these guys waste no time making even more articles about a subject like this, it was not 15 minutes ago that the reports came out T.O denied the claims, here you go.
[size=15pt]NFL's mental problem[/size]
Dr. Z, SI.com
The NFL never has had much luck in dealing with players with psychological, or to make it stronger, with, psychiatric problems. Then again, the NFL is not in the medical health business. It's in the image business, and when, say, a Barret Robbins or a Dimitrius Underwood or an Alonzo Spellman ... or in this case, a Terrell Owens ... comes along, the league is fairly helpless.
We're still gathering facts about T.O.'s latest. A genuine suicide attempt, a call for help, a complete misunderstanding? Owens denies trying to kill himself, but who knows what really happened? One thing is clear and has been for quite a while: There are major psychiatric issues with this man, and no one quite knows how to deal with them.
I wrote this last year, when T.O. was stirring things up with the Eagles, concerning his contract. A team official told me the whole matter could have been worked out quietly if T.O. hadn't raised such a fuss about it. "If he would have come in quietly, without all this commotion, we could have come to an agreement. We were prepared to. We didn't feel his demand was unreasonable, given the way he came back from his injury last year and the great Super Bowl he had. But when a guy puts a gun to your head, you're only creating more problems if you cave in."
But that wasn't, and isn't, T.O.'s way. Status quo drives him wild. It's as if he can't stand peace and stability. He has to be doing something to create a stir, make waves, getting people fired up, arranging stunts to capture the attention of the press one moment, shutting them down and telling them, "I'm not talking," the next. He is driven. His mood swings are extreme.
Call it a form of bi-polar disorder, borderline schizophrenia, whatever. I'm not a psychiatrist, so I can't put a name to it. But I've had a longtime relationship with psychiatric problems because of a close relative who has had them, and I've seen quite a few people like T.O.
It's tough to feel sorry for him, though, because he has a mean streak to go with everything else. He didn't attack Donovan McNabb or offensive coach Brad Childress until they were at their lowest ebb, at their most vulnerable. Same thing with his quarterback in San Francisco, Jeff Garcia. But that doesn't mean that he's not suffering from something that never really gets addressed.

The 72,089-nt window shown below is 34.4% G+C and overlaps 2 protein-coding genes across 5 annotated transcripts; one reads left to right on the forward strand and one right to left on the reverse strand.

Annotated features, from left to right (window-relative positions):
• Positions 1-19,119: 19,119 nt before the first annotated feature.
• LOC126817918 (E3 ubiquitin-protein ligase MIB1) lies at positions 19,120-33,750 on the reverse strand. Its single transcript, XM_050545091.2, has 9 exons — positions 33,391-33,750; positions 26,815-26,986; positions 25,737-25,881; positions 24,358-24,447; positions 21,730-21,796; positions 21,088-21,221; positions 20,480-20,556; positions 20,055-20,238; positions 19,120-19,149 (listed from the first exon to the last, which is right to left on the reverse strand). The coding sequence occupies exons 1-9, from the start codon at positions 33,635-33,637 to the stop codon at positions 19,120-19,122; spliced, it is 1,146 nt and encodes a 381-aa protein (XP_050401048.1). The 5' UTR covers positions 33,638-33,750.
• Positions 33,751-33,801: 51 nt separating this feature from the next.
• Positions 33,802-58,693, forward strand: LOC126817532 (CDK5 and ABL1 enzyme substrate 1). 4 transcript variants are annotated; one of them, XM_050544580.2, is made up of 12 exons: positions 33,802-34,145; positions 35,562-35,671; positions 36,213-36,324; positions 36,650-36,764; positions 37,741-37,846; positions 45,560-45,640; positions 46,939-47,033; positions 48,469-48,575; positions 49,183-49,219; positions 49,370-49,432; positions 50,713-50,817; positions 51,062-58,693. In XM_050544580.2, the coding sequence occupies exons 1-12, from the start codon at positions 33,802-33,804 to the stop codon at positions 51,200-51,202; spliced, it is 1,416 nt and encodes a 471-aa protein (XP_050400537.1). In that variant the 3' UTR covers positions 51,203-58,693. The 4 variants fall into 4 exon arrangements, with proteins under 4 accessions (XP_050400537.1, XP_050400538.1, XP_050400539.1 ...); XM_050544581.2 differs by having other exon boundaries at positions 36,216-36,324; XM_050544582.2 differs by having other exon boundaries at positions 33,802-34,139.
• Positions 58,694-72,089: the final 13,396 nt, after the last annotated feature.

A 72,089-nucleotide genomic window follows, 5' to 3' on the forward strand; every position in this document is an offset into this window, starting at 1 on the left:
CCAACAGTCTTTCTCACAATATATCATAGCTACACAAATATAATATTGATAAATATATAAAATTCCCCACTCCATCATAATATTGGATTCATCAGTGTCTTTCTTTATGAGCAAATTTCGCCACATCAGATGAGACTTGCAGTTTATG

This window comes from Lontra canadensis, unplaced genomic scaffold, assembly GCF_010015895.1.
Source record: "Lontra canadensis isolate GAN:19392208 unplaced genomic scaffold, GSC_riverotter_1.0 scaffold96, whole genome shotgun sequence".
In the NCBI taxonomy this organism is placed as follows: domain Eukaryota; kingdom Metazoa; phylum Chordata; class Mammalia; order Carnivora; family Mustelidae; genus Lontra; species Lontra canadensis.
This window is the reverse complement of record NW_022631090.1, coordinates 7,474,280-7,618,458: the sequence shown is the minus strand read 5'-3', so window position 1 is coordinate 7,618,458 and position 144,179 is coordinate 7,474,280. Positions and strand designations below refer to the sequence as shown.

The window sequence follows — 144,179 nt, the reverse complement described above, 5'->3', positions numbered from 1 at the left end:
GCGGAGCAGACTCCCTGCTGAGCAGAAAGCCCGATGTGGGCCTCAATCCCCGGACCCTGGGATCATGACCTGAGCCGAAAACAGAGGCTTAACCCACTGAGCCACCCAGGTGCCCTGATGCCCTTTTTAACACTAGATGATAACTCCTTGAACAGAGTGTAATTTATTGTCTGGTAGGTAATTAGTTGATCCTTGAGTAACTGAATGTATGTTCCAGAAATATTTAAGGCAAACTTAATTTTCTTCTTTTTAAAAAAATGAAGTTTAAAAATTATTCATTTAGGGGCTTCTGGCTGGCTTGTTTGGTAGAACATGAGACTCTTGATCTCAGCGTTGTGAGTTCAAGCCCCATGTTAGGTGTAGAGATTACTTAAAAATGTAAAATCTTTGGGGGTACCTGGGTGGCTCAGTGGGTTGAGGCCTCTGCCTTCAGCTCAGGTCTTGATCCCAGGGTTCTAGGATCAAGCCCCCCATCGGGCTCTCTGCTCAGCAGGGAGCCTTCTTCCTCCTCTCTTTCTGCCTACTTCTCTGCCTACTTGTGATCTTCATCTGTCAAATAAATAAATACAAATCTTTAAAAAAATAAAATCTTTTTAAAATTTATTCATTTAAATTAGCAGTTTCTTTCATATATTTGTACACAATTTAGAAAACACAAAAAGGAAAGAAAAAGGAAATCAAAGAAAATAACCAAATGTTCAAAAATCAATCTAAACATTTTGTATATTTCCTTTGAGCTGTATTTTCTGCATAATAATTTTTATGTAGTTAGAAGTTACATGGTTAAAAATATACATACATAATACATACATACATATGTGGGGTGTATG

Spellman and Underwood were both first-round draft choices and defensive linemen. Both were diagnosed with major psychiatric disorders. Underwood didn't stay on his prescribed medication for any decent period. He never played in a regular season game. Spellman, who was more careful about taking his meds, had a decent career but never lasted in football past his 20s.
Robbins, a Raiders center, was scheduled to start in Super Bowl XXXVIII against the Buccaneers, but on Friday night before the game he flipped out and never set foot on a field again. He was diagnosed as bi-polar, compounded with alcohol problems. He admitted that he had major troubles when he went off his meds. He has been in and out of trouble with the law ever since.
Mike Tyson long has been suspected of having serious psychiatric problems. The mood swings, the ferocious behavior at times, contrasted with periods of almost serene reflection. He admitted that he took medication for depression, "and other stuff," but that's as far as he'd go.
The problem with high-profile athletes, such as Tyson and the NFL linemen cited above, is that their meds, while controlling for the most part their psychiatric problems, take a little off their physical prowess. For an athlete who has trained all his life to achieve a certain peak, it's devastating to subject himself to something that will deprive him of that slightest little edge.
This is especially true in performers of explosive types of sports, such as football or boxing. It also applies to artists and musicians, creative people who feel that the meds have a slightly dulling effect. I once asked a psychiatrist, "Which would everyone have preferred, a highly medicated, fully stabilized Vincent Van Gogh, or the Van Gogh of Starry Night?" He admitted to me that the psychiatric community has problems dealing with exceptional people.
Football players at the highest level develop a sense of invincibility, or at least superiority to ordinary citizens. I remember talking to Lawrence Taylor after he bolted from a drug rehab program, which could be compared, in a sense, to psychiatric rehab.
"Definitely not for me," he said. "You'd go into one of those group sessions, and all these losers would be sitting around, and then they'd call on, say, Mrs. Smith and ask her, 'Tell us about your day?' What the hell did I care about her day?"
I'm convinced that T.O. is really in need of treatment right now. Of course, then he might not be the No. 81 you see flashing across your screen on Sundays. But at least we wouldn't have to worry about whether he swallowed handfuls of pain killers.